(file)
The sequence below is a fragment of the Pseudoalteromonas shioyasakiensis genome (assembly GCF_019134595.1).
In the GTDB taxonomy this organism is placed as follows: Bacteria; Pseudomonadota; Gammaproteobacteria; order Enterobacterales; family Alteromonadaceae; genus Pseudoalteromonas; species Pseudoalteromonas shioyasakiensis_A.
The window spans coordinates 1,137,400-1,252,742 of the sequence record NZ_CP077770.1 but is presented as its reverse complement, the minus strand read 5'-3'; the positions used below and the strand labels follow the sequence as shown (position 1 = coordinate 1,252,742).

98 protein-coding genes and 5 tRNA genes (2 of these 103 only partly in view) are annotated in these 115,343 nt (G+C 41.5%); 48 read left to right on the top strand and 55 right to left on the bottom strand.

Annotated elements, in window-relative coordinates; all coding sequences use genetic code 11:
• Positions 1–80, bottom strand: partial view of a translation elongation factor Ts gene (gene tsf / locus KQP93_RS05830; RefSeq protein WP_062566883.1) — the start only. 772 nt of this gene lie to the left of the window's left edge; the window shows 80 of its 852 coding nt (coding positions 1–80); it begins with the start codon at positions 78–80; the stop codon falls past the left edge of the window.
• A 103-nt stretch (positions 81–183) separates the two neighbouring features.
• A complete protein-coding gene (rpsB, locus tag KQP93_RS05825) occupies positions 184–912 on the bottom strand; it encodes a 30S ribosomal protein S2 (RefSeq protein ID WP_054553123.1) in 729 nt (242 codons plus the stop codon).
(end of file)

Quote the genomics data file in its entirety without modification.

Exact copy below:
The sequence below is a fragment of the Pseudoalteromonas shioyasakiensis genome (assembly GCF_019134595.1).
In the GTDB taxonomy this organism is placed as follows: Bacteria; Pseudomonadota; Gammaproteobacteria; order Enterobacterales; family Alteromonadaceae; genus Pseudoalteromonas; species Pseudoalteromonas shioyasakiensis_A.
The window spans coordinates 1,137,400-1,252,742 of the sequence record NZ_CP077770.1 but is presented as its reverse complement, the minus strand read 5'-3'; the positions used below and the strand labels follow the sequence as shown (position 1 = coordinate 1,252,742).

98 protein-coding genes and 5 tRNA genes (2 of these 103 only partly in view) are annotated in these 115,343 nt (G+C 41.5%); 48 read left to right on the top strand and 55 right to left on the bottom strand.

Annotated elements, in window-relative coordinates; all coding sequences use genetic code 11:
• Positions 1–80, bottom strand: partial view of a translation elongation factor Ts gene (gene tsf / locus KQP93_RS05830; RefSeq protein WP_062566883.1) — the start only. 772 nt of this gene lie to the left of the window's left edge; the window shows 80 of its 852 coding nt (coding positions 1–80); it begins with the start codon at positions 78–80; the stop codon falls past the left edge of the window.
• A 103-nt stretch (positions 81–183) separates the two neighbouring features.
• A complete protein-coding gene (rpsB, locus tag KQP93_RS05825) occupies positions 184–912 on the bottom strand; it encodes a 30S ribosomal protein S2 (RefSeq protein ID WP_054553123.1) in 729 nt (242 codons plus the stop codon).